The Earth Isn't Flat

I was enjoying the cover story in this month’s Fast Company magazine about Facebook when I got to the bottom of page 68, and it read, “Continued on page 92.” I don’t know why magazines still ask readers to work harder to finish what they were enjoying, but I do know the quality of this article was worth this antiquated inconvenience. 

It had been a while since I settled into a magazine expose, so the reward was refreshingly obvious.  This article featured excellent writing, with behind-the-curtain insight supported by sourced facts.  It had a rhythm to it that made my mind dance. It ended leaving me smarter and wanting more.  It seduced me to read another article in this issue: a hysterical piece by Jason Feifer on how brands don’t understand “selfies.”  I giggled out loud as I turned the pages.

Content is not created equal. 

It differs in quality, and that difference can be tied to the person responsible for producing it.  Professionally created content starts with journalists who have skills and expertise non-journalists will never have.  Some journalists do it better than others, but they all do it better than you and me.



When a premium publisher with professional journalists and writers sell ads on an exchange (open or private), what they are really doing is disconnecting the value of their professionally produced content from their ad sales proposition.  The value buyers place on these programmatic ads is tied to data and performance.  Content is eliminated -- or at best, severely diminished -- from the equation.

That’s why CPMs, a reflection of value, are so much lower when ads are bought programmatically versus direct sales, where content quality is incorporated into the sales proposition.  This spread is something like $2 bucks per thousand for an ad sold on an open exchange, versus a $20 CPM for an ad sold directly.  The spread between CPMs for direct buys and private exchange buys are less dramatic, but nonetheless significant.

So let me get this straight.  Online advertisers have a high demand for highly targeted ads, and publishers have limited supply.  That dynamic should mean CPMs for these ads should be higher than ads sold directly, not hundreds of percent lower. 

When I sold ads for Newsweek, we had geographic editions that, on a CPM basis, were materially higher than our national run.  It induced advertisers on the fence to buy us nationally while charging a hefty premium for advertisers who demanded more targeting. 

How is doing the reverse a good idea? How can premium publishers sell a high-demand product at rock bottom prices, while simultaneously diminishing the core value their professional journalists and writers bring to the equation?

When I pose this question of viability to those in this space, I often hear back “this ship has sailed” from the makers of the boats.  Then I immediately think about the Titanic.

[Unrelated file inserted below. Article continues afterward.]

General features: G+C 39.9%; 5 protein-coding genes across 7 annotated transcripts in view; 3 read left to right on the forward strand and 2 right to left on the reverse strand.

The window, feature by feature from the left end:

There was a time when everyone thought the world was flat.  That’s because when you constantly talk to like-minded people, you’re always right.  Venture-capital-backed technology companies have done an unprecedented job of convincing premium publishers that CPMs for highly valued ad impressions with limited supply should cost less, and that content is almost meaningless as long as you reach the “right person.”

Well, the earth is not flat -- and programmatic doesn’t help premium publishers increase the value of what they sell.  It allows them to collect money without selling, and empowers buyers to purchase high-valued ads at lower prices. 

That could only end badly for premium publishers in this brave new world.

2 comments about "The Earth Isn't Flat ".
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  1. Stephen Mindich from phoenix media group, July 10, 2014 at 5:56 p.m.

    Oh that what you wish for was true - or, I fear, ever even possible. One would like to believe that the quality of content would figure into the value proposition and that marketers would be willing to pay more for that quality as they were once willing to do. But they no longer are because of one simple new reality - there are so many places and ways available through technologically targeted advertising to reach those same people who still do read well reported and written publications, just not necessarily using those publications' sites (or pages). And the inventory available at very low cpm's is nearly endless to buy the same psychographic profiles of those very readers. Given this reality, those quality publishers have little choice but to accept low rates on their sites allowing advertisers the access to their valuable audiences. Assuming this model continues, and despite your assertion that the earth is not flat, it sure seems to be and the result is that there are fewer and fewer of these publications who can continue to employ those profeional writers and editors that you correctly value.

  2. Paula Lynn from Who Else Unlimited, July 10, 2014 at 10:53 p.m.

    MNI sold those geographic full pages. Many advertisers do not have sales or distribution for the entire country which was very true pre internet. Much of that is still true today. Wouldn't have been great for a more local advertiser with a budget for a 1/3 page in Newsweek to buy only in the market (s) they need ? As you know, it is not and was not financially feasible production-wise. Alternatives were and are used with lower CPM's too although budget trumps CPMs. If you need a national buy, it is less expensive and lower CPMs to buy it than the individual markets. B2B pubs have higher rates and higher CPMs than consumer pubs.
    So who profits from venture capital backed technology companies convincing highly valued space with limited supply to cost less ?

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